We all know the drill: you wake up in the morning feeling exhausted, go through your workday fighting off yawns, and spend the whole time romanticizing the idea of finally crawling back into bed and getting some much-needed rest. You feel so sleep-deprived that it only makes sense for you to be down for the count the moment your head hits the pillow. In reality, though, as soon as all of the noise and busyness of your day-to-day fades away and you’re soaking in the silence of the night, the metaphorical floodgates of your mind are busted wide open – thoughts about the day, worries about tomorrow, and what-ifs about the future all suddenly have free reign, and the task of slowing them down long enough for you to drift off seems like an impossible one.
While there isn’t one catchall solution that will work for everyone, there are some things you can try if this struggle sounds all too familiar.
Make a nightly gratitude list
If you’ve done any research on ways to get a better night’s sleep, you’re likely already familiar with expert recommendations around sleep hygiene and creating a wind-down routine (if you haven’t, you can check some out here). Practicing good sleep hygiene helps with both falling asleep and sleeping better, and includes things like having a no-screens-30-minutes-before-bed rule, and only using your bed for sleeping (and not for things like working and eating). Creating a consistent wind-down routine has similar benefits, and one thing you might consider incorporating into a bedtime routine is making a gratitude list. Writing positive thoughts down can make them more salient, and doing so before bed can help to prime your brain to focus on happier thoughts. Try carving out 5 minutes to write down 3 things you are thankful for before bed. Even if it doesn’t end up helping you fall asleep, practicing gratitude daily can be endlessly beneficial for overall feelings of mental wellness.
Use mindfulness to ground yourself and relax the body
Another way to prepare your mind and body for sleep is to practice mindfulness. Many mindfulness techniques are based on the idea that by bringing your attention to the present moment, often by refocusing your attention to your physical body and the space around you, you are better able to recognize your thoughts for what they are – just thoughts. There are tons of mindfulness exercises that you can try (a quick Google search can help get you started) but an easy one you can try is progressive muscle relaxation, which involves the tightening and relaxing of different muscle groups. You can start by clenching your fist for 5 seconds, really focusing on the tension you’re creating, and then relaxing the muscles in your hand. Move onto your wrists, your arms, your chest, slowly going through the whole body.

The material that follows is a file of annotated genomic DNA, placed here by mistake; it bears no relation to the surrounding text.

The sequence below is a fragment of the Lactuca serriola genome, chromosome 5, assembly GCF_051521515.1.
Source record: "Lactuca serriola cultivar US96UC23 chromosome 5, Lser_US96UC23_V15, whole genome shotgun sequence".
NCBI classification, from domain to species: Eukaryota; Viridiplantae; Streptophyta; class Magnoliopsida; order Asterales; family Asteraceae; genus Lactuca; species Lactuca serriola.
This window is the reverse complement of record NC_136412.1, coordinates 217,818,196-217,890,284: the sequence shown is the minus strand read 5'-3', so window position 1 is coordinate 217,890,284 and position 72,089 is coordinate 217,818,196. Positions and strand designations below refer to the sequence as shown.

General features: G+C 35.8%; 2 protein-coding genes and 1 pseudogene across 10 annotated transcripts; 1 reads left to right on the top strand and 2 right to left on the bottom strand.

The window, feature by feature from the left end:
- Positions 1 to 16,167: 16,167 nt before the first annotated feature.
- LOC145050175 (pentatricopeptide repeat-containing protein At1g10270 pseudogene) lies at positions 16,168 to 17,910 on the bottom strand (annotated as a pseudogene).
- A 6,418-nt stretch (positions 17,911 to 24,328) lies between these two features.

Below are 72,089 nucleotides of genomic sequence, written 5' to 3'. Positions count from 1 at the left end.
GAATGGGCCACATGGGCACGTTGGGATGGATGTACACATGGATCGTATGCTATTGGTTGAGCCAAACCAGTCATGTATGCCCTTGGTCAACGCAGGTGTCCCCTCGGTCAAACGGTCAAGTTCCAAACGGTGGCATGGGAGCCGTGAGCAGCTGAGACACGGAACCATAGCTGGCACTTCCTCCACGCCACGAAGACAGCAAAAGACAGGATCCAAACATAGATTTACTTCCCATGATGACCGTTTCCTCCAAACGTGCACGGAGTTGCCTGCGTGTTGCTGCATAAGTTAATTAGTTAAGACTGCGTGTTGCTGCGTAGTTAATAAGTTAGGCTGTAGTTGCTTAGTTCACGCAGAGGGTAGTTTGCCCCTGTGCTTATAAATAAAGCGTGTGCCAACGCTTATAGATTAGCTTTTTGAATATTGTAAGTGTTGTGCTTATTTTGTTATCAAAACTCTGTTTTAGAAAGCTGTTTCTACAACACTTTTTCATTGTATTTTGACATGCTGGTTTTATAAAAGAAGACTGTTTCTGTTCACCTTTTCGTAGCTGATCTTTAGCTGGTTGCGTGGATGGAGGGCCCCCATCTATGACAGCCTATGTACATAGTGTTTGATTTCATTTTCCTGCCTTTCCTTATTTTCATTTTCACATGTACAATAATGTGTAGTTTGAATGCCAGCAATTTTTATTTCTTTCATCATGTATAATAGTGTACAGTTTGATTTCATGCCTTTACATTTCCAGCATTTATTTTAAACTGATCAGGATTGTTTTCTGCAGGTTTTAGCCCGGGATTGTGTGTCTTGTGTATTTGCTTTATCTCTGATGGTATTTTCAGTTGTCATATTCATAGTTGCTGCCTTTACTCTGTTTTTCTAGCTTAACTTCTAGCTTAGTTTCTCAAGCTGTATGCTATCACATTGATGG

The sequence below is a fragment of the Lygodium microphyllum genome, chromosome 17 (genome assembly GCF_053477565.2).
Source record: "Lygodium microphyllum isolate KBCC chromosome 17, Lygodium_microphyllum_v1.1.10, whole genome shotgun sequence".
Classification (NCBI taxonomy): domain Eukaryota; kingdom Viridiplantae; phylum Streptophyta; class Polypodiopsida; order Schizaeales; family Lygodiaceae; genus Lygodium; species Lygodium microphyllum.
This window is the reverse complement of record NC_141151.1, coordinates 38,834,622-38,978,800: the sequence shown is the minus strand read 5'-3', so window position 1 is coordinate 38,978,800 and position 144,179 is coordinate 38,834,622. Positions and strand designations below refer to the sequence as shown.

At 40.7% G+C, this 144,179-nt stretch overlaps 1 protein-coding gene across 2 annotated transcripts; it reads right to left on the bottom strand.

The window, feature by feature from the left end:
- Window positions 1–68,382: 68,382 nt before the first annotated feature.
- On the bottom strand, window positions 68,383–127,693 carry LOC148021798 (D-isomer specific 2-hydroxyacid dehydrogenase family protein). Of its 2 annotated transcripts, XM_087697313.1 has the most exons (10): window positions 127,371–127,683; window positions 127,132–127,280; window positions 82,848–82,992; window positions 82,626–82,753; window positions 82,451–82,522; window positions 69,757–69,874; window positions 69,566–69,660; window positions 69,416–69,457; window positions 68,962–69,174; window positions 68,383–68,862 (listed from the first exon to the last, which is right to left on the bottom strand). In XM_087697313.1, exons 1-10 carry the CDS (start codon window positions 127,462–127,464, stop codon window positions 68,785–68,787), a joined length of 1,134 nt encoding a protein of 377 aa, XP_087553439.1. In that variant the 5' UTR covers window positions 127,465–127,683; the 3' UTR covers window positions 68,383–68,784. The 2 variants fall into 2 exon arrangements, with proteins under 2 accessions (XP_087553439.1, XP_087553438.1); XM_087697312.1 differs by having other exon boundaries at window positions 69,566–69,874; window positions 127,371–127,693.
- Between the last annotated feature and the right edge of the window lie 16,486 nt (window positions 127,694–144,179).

Try a “sleepcast”
While mindfulness techniques can be really effective, sometimes the thought of learning how to practice a new technique can feel overwhelming. Enter: the sleepcast. A sleepcast is just a podcast designed to help you fall asleep. Some sleepcasts (like those you can find on meditation apps) work kind of like guided meditations – they use many of the same mindfulness techniques you could practice on your own, but gently instruct you on what to do while you simply sit back and relax. Other sleepcasts work like bedtime stories but for adults. Sleep With Me and Nothing Much Happens Here are two great ones you can find for free wherever you listen to podcasts. Both tell stories that allow you to focus your attention somewhere other than your own thoughts, but they keep it dull enough that you don’t get too invested to fall asleep. Try adjusting the volume so that it’s not too quiet for you to hear, but quiet enough that making out what the host is saying still requires some level of concentration.
Get out of bed
This tip goes hand-in-hand with trying to take the pressure off of falling asleep. It may seem paradoxical, but giving yourself permission to be awake will be much more effective at helping you fall asleep than trying to force yourself to sleep. Counting down the hours until your alarm or constantly opening your eyes to check the clock only puts added pressure and stress on yourself, which will ultimately make falling asleep that much harder. If you’ve spent 20-30 minutes tossing and turning and have already tried the above tips to no avail, accept that it’s just one of those nights and get out of bed. Don’t turn on the TV or look at your phone, but go to another dimly lit room and journal, read a chapter of a book, or tidy up a desk drawer. You might be surprised at how sleepy you really feel when you remove yourself from the obligation of falling asleep for a short while. This tip is especially helpful if you find yourself waking up in the middle of the night and need help falling back asleep.
With all of the business of today’s working culture and how much of our day is spent looking at screens, taking in copious amounts of information, it’s no surprise that everyone has trouble falling asleep from time to time. However, if you’ve made real efforts to improve your sleep habits and still have persistent trouble falling asleep, it’s likely time to talk to your doctor or counsellor. Sleep provides our brains with invaluable time for emotional and informational processing, and longer-term sleep deprivation can have far-reaching negative consequences on our bodies and minds. Whether it’s situational life stress or an underlying mental health issue that’s making it difficult for you to fall asleep, you deserve whatever support you need to make sure you’re well-rested. For more information on Amira Health’s counselling services, click here.